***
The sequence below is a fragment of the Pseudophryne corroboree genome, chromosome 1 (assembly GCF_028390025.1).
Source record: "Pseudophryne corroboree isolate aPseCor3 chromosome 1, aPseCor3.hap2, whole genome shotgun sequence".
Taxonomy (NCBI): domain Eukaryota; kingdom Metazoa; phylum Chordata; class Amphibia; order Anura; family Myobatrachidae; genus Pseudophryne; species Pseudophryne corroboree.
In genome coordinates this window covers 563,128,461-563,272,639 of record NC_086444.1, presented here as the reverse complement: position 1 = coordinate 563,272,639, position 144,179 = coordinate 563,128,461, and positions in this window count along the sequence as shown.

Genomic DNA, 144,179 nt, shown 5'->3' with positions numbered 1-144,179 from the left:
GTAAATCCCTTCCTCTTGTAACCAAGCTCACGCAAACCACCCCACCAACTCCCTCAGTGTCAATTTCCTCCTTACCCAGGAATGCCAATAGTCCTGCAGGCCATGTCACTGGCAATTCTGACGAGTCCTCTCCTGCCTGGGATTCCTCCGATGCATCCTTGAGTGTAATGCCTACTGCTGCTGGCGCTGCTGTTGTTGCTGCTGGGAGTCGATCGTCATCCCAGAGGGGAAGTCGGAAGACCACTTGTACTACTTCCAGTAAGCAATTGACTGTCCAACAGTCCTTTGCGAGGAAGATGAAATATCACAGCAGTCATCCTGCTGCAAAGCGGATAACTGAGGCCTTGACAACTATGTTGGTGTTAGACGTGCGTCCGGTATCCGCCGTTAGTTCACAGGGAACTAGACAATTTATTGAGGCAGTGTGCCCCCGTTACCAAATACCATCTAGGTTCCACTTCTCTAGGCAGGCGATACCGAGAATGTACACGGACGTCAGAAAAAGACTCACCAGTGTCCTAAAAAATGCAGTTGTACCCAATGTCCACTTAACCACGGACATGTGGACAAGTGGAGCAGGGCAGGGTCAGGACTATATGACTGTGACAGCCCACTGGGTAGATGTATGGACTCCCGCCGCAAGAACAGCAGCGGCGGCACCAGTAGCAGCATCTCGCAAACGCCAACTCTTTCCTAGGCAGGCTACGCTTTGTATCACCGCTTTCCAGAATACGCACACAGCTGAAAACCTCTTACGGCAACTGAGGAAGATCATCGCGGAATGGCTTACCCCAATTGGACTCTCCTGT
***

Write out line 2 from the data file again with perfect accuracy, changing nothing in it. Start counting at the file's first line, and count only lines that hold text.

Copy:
Source record: "Pseudophryne corroboree isolate aPseCor3 chromosome 1, aPseCor3.hap2, whole genome shotgun sequence".